Carp--fly fishing for freshwater Redfish!
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Pictures will follow soon!
Fly fish for Carp! Grab a 7-9 weight rod, and learn how to sight fish, from a flats boat or by stalking the shallows in stealth mode. Get yourself some great polarized glasses, a wide brimmed hat or cap, colored black or dark under the brim, and, in short, get equipped and learn sight fishing techniques. Hone your stealth approach by sound proofing your boat, and bowing, not to Tarpon but rather by bowing low to reduce your silhouette during the approach to sighted fish. Learn to minimize your false casting and use more of a sidearm cast to reduce the line flying high overhead (warning the fish) and if it all comes together you will be into the Red Bull of the freshwater flats, the Golden Shadow, aka the Carp!
Here’s one of many fine articles on the web since this first article was published in the late 90s.
Add to that article this one from the same fine source at Midcurrent and if you haven’t subscribe as it’s free! Here’s another article that applies: http://www.midcurrent.com/articles/techniques/mahaffey_bonefish_tips.aspx
Everything written here applies except the bit on sunglasses and with Carp and the varied bottom conditions you‘ll find, learn how to select the proper color, shade and tint of glasses. Here’s a third source: http://www.uncommoncarp.com/home43/home-page great blog with loads of info scattered throughout.
Let’s look at how we might go about chasing the Ghost of the freshwater flats.
For your fishing platform, go for a flats boat if you have access to one. If not, a John Boat, suitably outfitted can do a great job. Use flush mounted and supported plywood, covered with a good outdoor, quieting, non-slip carpeting as the casting deck. Whether or not, you want to go to the trouble of a raised platform is your choice but I've seen every thing from tied down coolers to a commercial available casting platform used.
Same goes for a poling platform in the rear. One of the nicest Jon "flats," boats I've seen was outfitted with securely tied down and lid reinforced coolers fore and aft, and used an outboard and trolling motor setup to augment the pole ability of the craft.
Of paramount importance is to remove all excess fittings, etc from that front deck area as any obstruction there will catch flyline, trip you, or otherwise cripple your stealth, approach, or casting ability. Although many flats boats have a flush deck, I like a lip on my boat which keeps loose fly line from blowing or falling overboard to tangle in the trolling motor or other under hull obstruction.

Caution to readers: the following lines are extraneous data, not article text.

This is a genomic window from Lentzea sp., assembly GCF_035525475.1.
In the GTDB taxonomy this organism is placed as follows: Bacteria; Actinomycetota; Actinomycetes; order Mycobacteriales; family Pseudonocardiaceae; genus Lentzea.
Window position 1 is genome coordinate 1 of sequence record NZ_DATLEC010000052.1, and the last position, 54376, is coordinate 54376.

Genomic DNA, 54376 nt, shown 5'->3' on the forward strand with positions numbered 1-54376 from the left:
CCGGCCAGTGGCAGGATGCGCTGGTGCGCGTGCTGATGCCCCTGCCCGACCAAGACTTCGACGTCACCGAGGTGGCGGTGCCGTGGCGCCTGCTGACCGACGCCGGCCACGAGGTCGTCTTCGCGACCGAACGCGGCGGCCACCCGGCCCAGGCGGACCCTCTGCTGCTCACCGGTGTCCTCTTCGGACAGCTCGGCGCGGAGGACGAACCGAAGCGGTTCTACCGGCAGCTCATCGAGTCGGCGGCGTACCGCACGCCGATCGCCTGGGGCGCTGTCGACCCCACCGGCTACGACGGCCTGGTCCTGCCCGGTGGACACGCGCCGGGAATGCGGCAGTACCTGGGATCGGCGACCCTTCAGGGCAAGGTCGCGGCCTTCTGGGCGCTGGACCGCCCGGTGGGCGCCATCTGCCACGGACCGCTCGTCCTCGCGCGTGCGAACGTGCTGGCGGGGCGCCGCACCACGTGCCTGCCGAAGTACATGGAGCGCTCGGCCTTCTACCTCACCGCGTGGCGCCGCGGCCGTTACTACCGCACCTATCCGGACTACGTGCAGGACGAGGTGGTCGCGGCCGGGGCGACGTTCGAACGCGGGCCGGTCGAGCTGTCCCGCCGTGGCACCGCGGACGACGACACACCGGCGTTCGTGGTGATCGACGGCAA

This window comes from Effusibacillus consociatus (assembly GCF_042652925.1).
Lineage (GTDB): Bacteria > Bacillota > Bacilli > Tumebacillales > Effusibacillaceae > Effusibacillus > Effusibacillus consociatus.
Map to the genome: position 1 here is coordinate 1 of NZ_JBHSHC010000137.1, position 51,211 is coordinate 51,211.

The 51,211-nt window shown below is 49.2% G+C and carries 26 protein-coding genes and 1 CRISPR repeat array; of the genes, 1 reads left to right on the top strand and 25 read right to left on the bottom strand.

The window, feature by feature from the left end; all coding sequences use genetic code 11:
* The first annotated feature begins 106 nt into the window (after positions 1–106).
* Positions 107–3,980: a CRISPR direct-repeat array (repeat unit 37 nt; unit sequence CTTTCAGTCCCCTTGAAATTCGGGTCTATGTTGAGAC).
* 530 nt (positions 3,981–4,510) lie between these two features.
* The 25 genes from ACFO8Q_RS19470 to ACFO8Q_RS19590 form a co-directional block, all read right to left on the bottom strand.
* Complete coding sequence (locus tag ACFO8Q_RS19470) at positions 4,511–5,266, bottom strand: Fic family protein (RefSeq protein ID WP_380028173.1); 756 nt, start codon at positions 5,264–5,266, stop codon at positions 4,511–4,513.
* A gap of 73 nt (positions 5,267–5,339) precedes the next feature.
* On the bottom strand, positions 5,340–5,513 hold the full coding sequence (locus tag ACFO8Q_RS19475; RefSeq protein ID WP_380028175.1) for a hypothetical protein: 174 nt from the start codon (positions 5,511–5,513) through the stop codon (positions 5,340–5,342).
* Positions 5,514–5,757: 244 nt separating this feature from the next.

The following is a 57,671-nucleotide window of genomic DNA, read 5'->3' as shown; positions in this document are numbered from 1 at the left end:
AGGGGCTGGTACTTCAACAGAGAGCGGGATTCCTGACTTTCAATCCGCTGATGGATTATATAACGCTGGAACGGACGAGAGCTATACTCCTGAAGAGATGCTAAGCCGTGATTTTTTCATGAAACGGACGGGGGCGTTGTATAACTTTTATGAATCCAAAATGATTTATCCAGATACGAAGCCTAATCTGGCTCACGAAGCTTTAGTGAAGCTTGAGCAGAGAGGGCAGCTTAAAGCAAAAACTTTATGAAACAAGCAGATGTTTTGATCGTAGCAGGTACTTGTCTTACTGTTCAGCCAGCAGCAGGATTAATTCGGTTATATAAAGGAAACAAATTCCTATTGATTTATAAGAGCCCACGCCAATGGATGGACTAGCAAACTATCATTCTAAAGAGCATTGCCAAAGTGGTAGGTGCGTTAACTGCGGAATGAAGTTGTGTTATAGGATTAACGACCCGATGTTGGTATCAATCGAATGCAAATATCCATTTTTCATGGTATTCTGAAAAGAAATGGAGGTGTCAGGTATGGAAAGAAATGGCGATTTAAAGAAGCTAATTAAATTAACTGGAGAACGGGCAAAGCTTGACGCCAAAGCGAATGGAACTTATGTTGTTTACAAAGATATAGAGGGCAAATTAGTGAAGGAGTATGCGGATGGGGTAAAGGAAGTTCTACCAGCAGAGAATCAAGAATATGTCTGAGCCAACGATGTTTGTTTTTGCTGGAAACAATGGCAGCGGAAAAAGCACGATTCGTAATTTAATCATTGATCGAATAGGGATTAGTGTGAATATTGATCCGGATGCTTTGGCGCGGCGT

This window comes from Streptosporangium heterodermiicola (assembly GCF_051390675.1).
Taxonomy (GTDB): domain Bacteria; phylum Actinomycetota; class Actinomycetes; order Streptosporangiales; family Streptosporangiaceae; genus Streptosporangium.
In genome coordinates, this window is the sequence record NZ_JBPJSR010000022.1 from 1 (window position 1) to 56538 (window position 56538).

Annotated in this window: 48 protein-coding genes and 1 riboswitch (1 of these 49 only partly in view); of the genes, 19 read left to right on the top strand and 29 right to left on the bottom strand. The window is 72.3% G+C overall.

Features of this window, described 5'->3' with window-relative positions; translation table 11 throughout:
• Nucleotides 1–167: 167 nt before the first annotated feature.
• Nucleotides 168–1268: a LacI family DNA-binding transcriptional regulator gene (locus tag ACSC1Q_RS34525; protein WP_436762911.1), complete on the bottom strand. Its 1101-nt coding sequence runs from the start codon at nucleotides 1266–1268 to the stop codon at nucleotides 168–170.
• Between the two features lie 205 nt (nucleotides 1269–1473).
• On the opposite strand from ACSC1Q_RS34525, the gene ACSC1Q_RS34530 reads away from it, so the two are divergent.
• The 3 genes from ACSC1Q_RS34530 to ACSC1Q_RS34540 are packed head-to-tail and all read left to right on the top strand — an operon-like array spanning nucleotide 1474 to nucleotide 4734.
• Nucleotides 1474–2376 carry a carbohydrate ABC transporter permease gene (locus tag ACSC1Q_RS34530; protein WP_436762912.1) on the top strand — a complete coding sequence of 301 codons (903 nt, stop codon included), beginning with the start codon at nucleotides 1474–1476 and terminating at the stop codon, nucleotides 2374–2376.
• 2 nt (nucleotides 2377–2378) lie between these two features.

Can’t go wrong with a boat such as this: http://www.hellsbayboatworks.com/
My boat was an aluminum John Boat (Bass Boat style) by Grumman, 16 ft with a polling platform and a flush deck up front. I’ve since sold it but am looking for another as they are heard to beat.
Styling or Das Boots!
For footwear, go barefoot! When on the boat and in casting position, any footwear that can catch a fly line will do so and that includes anything with shoelaces. If you do need shoes, use a square knot in the laces and take the loose ends and tuck them into the sides of the shoes. Keep a pair of flats booties, tennis shoes or diving boots handy for the times when it becomes necessary to go overboard and wade the last few yards to get into that "just right" position.
Some folks prefer to use a shooting basket and they are great but in tight quarters can be a hassle. Other like a larger waste can style of line container. One commercial offering, the Line Tamer, is a clear, bottom weighted, plexiglass tube affair and is good looking, very functional piece of support equipment. For the do-it-yourselfer, get a kitchen sized, preferably oval or round trash basket, two and a half feet high or so, put a 25 lb barbell plate in the bottom and "voila," your own line tamer.
Clean and uncluttered!
No matter what your craft, keep it clean and uncluttered. Functional, quite, easy to pole, a clean casting deck with sides to keep the line from blowing --if you guessed canoe--you have it right! A canoe or a flats boat raises the odds of getting into big fish. Take a look at the following links and info on fishing from a canoe or flats boat! You might notice a few more similarities between Red fishing and chasing the Bronze Bull!